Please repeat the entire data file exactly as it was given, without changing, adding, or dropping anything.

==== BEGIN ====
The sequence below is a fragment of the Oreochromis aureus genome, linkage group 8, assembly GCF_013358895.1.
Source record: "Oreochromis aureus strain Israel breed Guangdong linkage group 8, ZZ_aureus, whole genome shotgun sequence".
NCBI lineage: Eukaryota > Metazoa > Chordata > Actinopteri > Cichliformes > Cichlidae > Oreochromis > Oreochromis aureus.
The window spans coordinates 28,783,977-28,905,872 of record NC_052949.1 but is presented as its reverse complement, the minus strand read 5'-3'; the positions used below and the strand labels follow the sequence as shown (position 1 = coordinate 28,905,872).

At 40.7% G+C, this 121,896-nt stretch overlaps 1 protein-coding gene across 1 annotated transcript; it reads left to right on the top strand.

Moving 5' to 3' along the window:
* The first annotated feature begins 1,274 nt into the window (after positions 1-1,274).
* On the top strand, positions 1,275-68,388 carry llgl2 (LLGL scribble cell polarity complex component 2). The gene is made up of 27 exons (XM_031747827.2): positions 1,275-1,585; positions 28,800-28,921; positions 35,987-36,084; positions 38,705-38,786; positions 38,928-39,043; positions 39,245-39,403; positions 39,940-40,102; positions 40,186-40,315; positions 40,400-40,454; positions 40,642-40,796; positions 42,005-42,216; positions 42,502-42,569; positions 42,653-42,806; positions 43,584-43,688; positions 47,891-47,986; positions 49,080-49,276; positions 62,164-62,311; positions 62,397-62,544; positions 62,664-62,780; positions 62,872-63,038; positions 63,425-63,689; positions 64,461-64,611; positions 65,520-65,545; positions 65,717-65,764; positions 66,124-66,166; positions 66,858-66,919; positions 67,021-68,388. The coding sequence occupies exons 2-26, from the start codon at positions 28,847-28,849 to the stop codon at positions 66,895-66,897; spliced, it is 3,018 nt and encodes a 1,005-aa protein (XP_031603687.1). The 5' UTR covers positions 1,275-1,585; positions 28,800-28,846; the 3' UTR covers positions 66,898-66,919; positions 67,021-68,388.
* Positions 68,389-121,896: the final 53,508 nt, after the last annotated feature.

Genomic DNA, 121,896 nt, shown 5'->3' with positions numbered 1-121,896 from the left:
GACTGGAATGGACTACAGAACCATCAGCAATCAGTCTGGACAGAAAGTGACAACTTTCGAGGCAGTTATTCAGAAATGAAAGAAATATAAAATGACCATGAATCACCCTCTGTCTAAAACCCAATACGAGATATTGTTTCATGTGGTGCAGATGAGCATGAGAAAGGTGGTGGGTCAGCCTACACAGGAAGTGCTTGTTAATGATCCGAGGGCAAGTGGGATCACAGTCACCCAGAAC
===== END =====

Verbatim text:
The sequence below is a fragment of the Oreochromis aureus genome, linkage group 8, assembly GCF_013358895.1.
Source record: "Oreochromis aureus strain Israel breed Guangdong linkage group 8, ZZ_aureus, whole genome shotgun sequence".
NCBI lineage: Eukaryota > Metazoa > Chordata > Actinopteri > Cichliformes > Cichlidae > Oreochromis > Oreochromis aureus.
The window spans coordinates 28,783,977-28,905,872 of record NC_052949.1 but is presented as its reverse complement, the minus strand read 5'-3'; the positions used below and the strand labels follow the sequence as shown (position 1 = coordinate 28,905,872).

At 40.7% G+C, this 121,896-nt stretch overlaps 1 protein-coding gene across 1 annotated transcript; it reads left to right on the top strand.

Moving 5' to 3' along the window:
* The first annotated feature begins 1,274 nt into the window (after positions 1-1,274).
* On the top strand, positions 1,275-68,388 carry llgl2 (LLGL scribble cell polarity complex component 2). The gene is made up of 27 exons (XM_031747827.2): positions 1,275-1,585; positions 28,800-28,921; positions 35,987-36,084; positions 38,705-38,786; positions 38,928-39,043; positions 39,245-39,403; positions 39,940-40,102; positions 40,186-40,315; positions 40,400-40,454; positions 40,642-40,796; positions 42,005-42,216; positions 42,502-42,569; positions 42,653-42,806; positions 43,584-43,688; positions 47,891-47,986; positions 49,080-49,276; positions 62,164-62,311; positions 62,397-62,544; positions 62,664-62,780; positions 62,872-63,038; positions 63,425-63,689; positions 64,461-64,611; positions 65,520-65,545; positions 65,717-65,764; positions 66,124-66,166; positions 66,858-66,919; positions 67,021-68,388. The coding sequence occupies exons 2-26, from the start codon at positions 28,847-28,849 to the stop codon at positions 66,895-66,897; spliced, it is 3,018 nt and encodes a 1,005-aa protein (XP_031603687.1). The 5' UTR covers positions 1,275-1,585; positions 28,800-28,846; the 3' UTR covers positions 66,898-66,919; positions 67,021-68,388.
* Positions 68,389-121,896: the final 53,508 nt, after the last annotated feature.

Genomic DNA, 121,896 nt, shown 5'->3' with positions numbered 1-121,896 from the left:
GACTGGAATGGACTACAGAACCATCAGCAATCAGTCTGGACAGAAAGTGACAACTTTCGAGGCAGTTATTCAGAAATGAAAGAAATATAAAATGACCATGAATCACCCTCTGTCTAAAACCCAATACGAGATATTGTTTCATGTGGTGCAGATGAGCATGAGAAAGGTGGTGGGTCAGCCTACACAGGAAGTGCTTGTTAATGATCCGAGGGCAAGTGGGATCACAGTCACCCAGAAC